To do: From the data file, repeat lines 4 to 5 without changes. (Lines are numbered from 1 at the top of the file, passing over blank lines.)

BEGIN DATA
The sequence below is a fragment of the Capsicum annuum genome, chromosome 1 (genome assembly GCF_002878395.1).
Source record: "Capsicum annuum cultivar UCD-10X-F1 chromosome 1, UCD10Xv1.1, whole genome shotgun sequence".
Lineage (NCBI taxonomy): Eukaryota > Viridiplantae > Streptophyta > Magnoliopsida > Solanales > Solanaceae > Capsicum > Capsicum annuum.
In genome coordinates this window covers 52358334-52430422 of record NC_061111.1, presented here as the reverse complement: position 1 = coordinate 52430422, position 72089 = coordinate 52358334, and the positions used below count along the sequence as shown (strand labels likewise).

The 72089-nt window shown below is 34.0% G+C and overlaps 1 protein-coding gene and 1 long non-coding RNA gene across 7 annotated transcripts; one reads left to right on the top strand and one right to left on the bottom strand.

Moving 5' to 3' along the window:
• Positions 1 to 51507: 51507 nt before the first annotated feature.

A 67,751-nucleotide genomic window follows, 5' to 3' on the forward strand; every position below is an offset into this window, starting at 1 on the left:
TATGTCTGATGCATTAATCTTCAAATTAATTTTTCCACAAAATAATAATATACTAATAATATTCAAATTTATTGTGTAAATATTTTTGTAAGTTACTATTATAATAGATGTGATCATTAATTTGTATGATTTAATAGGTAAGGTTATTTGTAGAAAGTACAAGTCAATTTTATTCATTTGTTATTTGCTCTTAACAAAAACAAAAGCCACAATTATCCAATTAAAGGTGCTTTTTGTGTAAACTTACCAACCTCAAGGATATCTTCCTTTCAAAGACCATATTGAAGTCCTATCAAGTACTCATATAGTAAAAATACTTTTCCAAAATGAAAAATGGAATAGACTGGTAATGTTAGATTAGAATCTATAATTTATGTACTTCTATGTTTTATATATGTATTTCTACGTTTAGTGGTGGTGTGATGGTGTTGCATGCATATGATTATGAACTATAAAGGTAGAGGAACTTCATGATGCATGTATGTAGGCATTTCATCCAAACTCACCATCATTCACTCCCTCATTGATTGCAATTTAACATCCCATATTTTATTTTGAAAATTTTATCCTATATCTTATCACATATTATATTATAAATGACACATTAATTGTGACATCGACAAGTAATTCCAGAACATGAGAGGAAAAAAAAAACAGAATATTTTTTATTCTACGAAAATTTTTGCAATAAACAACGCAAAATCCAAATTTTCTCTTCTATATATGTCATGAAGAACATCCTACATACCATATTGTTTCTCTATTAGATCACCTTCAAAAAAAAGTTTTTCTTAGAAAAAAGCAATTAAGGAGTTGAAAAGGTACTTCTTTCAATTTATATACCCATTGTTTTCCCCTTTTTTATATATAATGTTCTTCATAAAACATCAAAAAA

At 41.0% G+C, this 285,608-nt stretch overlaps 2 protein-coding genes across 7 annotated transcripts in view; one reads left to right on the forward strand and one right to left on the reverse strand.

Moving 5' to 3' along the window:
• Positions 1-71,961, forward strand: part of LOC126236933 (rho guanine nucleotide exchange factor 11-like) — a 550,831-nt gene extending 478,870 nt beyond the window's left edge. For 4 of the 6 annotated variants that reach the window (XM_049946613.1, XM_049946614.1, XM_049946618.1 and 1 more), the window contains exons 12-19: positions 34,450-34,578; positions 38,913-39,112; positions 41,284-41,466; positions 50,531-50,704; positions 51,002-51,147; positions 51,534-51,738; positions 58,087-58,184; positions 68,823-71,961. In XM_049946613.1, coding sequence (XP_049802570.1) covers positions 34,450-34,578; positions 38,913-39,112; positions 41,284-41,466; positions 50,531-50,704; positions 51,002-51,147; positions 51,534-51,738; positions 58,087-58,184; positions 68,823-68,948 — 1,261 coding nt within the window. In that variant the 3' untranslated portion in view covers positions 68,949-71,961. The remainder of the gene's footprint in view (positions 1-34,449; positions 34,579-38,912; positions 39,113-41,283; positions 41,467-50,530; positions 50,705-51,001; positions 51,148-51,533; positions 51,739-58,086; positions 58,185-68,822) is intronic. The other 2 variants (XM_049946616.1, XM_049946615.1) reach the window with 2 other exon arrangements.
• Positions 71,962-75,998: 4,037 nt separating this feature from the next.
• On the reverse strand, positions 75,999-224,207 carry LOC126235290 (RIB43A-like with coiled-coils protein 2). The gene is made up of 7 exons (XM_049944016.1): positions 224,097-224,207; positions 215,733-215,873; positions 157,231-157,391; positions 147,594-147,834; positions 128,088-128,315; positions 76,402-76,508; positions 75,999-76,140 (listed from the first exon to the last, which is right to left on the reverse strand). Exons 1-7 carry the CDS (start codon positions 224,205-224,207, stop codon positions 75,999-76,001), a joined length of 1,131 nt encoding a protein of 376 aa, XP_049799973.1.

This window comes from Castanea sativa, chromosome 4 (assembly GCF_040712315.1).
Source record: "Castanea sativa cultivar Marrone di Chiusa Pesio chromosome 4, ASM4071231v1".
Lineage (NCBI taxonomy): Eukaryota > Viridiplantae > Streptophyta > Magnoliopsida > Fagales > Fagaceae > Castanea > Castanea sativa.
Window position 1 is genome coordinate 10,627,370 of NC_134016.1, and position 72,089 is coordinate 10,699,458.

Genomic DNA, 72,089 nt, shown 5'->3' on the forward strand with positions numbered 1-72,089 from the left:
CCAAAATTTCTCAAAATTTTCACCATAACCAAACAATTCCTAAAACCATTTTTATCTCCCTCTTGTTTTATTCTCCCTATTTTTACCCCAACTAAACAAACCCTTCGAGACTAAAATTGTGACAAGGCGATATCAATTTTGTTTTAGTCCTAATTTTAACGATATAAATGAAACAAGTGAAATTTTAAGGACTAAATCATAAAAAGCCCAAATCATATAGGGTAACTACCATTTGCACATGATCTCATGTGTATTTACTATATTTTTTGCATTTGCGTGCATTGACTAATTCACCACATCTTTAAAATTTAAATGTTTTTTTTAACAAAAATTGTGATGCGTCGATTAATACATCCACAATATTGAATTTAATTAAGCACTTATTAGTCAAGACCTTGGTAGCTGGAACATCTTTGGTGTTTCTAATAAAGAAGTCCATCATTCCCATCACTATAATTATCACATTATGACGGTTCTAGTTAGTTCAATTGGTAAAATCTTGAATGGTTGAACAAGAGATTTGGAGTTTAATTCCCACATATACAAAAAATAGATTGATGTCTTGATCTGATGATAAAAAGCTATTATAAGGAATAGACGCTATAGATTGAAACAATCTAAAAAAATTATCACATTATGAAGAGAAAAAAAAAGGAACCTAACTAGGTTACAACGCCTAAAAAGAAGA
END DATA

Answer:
In genome coordinates this window covers 52358334-52430422 of record NC_061111.1, presented here as the reverse complement: position 1 = coordinate 52430422, position 72089 = coordinate 52358334, and the positions used below count along the sequence as shown (strand labels likewise).

The 72089-nt window shown below is 34.0% G+C and overlaps 1 protein-coding gene and 1 long non-coding RNA gene across 7 annotated transcripts; one reads left to right on the top strand and one right to left on the bottom strand.